Three Political Predictions for 2012

First. For a number of reasons, just one of which is our coming revenue shortage tsunami, Congress will undertake a massive effort to totally revise/repeal the current internal revenue/income tax law. Which, by virtue of thousands of special interest rulings and amendments over the years, is in tatters – and therefore no longer serves as a reliable source of “income” for the federal government.

However, the primary reason for Congressional action will be their painful realization that they are no longer relevant to the revenue generating process. Stated simply, their powers have been taken away from them, albeit gradually and as a result of their own doing, by taxpayer favorable exemptions and rulings – literally, it’s been revenue “death by a thousand cuts”.

And, if there’s anything our Congress can’t stand – Republican or Democrat – it’s not being relevant!

To “fix” this, I believe they will do a massive review of our tax laws with a view to increasing revenue – this so they can: 1) spend more money [again, making them relevant] without, 2) borrowing so much of it [which subjects them to increasing amounts of criticism]. Net result? Our income taxes will increase and everybody knows it!

Second. “Obamacare” will not unravel as much as many have suggested, even assuming a Republican president and Congress in 2012.

Here’s why:

· Life and health insurance remains essentially an area of state regulation and control.

· Exceptions to this rule have occurred – generally – only when the “insurance industry” decides that they don’t want to cover a particular group of people because they represent higher cost categories, e.g., older people. Hence, we have Medicare, where most of us end up, at age 65, whether we have private health insurance or not.

· Some of the Obamacare provisions, like extending the age of coverage for “dependents” and eliminating/reducing the ability of private companies to refuse coverage for “pre-existing” conditions, have broadbased and bi-partisan support.

· The hard part of Obamacare is enforcement of rules and categories which are intended to keep costs down by requiring everybody to participate – i.e., pay premiums [or penalties for not paying premiums] – whether they want to or not. This will be the source of continuing debate, litigation and legislative action. Example? The recent disclosure that McDonalds, a huge low-wage employer, has been granted an “exemption” from Obamacare participation. These kinds of actions will cause a break down of the basic “universality” of the program.

· Health insurance is like most any other kind of insurance in that it obtains its best efficiencies and economies when more/most/all people participate, and works its “social justice” when it covers those who would otherwise be excluded because they are poor and/or “high risk”.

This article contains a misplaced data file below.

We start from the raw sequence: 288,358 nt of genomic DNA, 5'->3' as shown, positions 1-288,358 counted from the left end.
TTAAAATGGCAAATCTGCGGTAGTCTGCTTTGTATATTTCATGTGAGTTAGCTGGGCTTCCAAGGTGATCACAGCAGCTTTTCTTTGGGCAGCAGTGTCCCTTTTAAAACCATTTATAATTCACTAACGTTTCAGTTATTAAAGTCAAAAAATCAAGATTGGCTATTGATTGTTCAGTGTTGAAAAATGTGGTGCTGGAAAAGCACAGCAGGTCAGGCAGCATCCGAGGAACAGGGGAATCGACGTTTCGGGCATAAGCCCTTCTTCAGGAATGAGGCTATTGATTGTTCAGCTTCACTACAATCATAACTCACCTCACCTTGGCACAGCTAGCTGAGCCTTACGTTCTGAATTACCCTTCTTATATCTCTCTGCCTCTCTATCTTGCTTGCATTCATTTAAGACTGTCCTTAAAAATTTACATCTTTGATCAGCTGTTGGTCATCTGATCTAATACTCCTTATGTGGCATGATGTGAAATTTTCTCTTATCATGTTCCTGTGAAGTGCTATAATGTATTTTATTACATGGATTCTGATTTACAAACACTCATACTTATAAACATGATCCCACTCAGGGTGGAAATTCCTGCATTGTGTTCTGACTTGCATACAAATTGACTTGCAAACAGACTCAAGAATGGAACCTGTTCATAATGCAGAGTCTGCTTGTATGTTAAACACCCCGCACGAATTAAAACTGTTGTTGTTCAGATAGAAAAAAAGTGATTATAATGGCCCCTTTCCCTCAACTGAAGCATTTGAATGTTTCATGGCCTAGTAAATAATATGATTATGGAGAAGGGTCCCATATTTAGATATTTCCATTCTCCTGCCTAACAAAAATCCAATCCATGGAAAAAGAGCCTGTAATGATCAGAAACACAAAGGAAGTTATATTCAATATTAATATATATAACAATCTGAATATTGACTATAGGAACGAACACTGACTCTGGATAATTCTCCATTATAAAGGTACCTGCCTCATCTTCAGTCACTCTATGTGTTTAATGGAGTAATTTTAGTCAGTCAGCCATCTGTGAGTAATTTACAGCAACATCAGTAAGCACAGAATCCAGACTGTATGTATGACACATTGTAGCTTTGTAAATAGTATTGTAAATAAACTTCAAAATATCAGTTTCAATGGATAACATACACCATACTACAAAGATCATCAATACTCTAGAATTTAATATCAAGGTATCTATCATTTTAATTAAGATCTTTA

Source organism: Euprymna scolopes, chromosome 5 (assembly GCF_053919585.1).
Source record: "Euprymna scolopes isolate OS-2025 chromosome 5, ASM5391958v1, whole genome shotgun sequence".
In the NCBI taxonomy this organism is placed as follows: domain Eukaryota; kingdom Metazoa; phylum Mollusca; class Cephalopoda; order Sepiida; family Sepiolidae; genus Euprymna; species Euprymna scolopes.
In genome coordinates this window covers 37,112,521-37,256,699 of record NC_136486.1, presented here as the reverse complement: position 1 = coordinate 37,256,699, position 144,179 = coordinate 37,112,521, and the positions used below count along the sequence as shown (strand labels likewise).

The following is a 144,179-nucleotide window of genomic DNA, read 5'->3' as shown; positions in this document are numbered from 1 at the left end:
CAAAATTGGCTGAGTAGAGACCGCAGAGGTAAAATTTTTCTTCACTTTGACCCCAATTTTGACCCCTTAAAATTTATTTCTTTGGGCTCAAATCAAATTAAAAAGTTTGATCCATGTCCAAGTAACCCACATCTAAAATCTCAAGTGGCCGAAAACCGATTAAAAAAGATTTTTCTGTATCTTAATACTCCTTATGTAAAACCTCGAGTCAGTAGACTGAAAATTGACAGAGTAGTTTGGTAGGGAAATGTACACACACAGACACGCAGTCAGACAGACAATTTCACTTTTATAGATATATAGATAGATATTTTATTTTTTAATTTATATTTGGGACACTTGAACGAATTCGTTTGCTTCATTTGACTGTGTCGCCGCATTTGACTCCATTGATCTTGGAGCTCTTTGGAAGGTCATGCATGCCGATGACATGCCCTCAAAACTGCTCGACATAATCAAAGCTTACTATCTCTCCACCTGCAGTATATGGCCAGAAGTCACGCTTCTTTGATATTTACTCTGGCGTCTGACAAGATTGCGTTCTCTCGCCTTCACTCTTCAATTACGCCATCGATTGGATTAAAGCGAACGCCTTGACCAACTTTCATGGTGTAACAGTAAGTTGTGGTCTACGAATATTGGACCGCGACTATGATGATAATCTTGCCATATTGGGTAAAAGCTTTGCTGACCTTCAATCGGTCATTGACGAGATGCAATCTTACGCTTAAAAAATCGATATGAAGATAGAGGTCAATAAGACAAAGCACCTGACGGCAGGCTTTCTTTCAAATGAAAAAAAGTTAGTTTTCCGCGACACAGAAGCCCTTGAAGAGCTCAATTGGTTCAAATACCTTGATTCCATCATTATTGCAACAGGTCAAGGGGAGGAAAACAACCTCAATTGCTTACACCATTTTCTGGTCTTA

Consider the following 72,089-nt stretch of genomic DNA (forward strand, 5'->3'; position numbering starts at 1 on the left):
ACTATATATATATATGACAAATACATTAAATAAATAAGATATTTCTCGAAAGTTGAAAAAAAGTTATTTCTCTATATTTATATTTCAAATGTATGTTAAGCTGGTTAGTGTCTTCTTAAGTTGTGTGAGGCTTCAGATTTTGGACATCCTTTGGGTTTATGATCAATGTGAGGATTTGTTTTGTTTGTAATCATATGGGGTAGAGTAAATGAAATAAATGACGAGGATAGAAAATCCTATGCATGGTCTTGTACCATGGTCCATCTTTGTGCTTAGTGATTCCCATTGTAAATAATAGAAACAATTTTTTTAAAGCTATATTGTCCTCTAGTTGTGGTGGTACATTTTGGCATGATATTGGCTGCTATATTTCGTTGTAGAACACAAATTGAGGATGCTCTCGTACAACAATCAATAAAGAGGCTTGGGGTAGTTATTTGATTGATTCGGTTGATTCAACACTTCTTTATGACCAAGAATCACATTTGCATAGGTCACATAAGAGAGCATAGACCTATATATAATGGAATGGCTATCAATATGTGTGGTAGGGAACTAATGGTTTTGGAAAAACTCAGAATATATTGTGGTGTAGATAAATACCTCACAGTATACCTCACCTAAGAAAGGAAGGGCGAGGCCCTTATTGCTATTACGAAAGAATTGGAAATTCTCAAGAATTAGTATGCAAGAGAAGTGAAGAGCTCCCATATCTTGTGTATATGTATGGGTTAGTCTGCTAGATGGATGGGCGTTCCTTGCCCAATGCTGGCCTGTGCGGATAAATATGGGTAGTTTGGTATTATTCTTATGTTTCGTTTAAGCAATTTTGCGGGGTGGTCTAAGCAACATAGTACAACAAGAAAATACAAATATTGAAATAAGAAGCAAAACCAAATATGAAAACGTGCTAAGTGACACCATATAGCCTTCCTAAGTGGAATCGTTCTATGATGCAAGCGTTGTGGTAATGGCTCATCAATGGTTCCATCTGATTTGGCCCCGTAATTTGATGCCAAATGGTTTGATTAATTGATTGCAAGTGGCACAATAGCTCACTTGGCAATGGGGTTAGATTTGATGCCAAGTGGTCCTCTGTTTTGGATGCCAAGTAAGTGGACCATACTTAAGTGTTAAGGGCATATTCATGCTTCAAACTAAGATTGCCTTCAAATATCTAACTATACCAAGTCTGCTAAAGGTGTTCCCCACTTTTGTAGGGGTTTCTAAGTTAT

· However, in order to reach [or even approach] this “balance,”

Obamacare is going to be pulled politically in opposite directions: By [to name a few] young, healthy people who are employed but don’t want to pay health insurance premiums or penalties – even if it makes “actuarial sense” for them to do it. And various categories of employers [like McDonalds] who seek exemption from participating in the system, hence destroying the “large numbers” concepts needed to make universal insurance programs, such as Obamacare, “actuarially sound.”

· In sum, with Obamacare – as in a great many other ambitious undertakings – the “devil is in the details,” and it is the details which will determine whether the program ultimately succeeds or fails. Parts of the program make good sense from the standpoint of “social justice;” however, it may simply be impossible to obtain fair and equitable universal participation – for one reason or another – without a Constitutional Amendment addressing the state-federal relationships and taxing authorities for health insurance.

Third. Information available publically, or almost publically as with various new kinds of Internet supported “social media,” will necessitate a broad-based review of the authorities the government now has [or may need] to monitor such sources for reasons of public safety and/or national security.

In the past, such reviews have focused mainly on who could do these kind inquires and for what reasons. For example, as the result of the Watergate scandal, Congress held extensive hearings in the 70’s resulting in new regulatory and statutory schemes governing the US intelligence community, ostensibly limiting the access they had to information pertaining to “US persons.” Similar limitations have traditionally been in place for the law enforcement community, including requirements to obtain search warrants and other authorizations. These requirements are imposed pursuant to Constitutional limitations and expectations of privacy.

Today, however, thanks to the continuing “information revolution,” traditional definitions no longer seem adequate to address legitimate concerns on all sides, whether involving privacy, national security or law enforcement.

In short, distinctions based on “who’s doing it” may no longer fit in the current information and privacy matrix, nor realistically address security concerns. Nor, do the various categories of information, e.g., “law enforcement” and/or “intelligence” seem to be adequate to address today’s threats to either our security or our privacy.

What’s needed is a comprehensive review of all government information categories, authorities and oversight requirements, regardless of which bureaucratic equities [or Congressional Committee jurisdictions] are affected. Otherwise, the federal government will become even more irrelevant in the information revolution.

This article was originally published in The Cypress Times, Nov. 5, 2011.

Partner & Fellow Blogs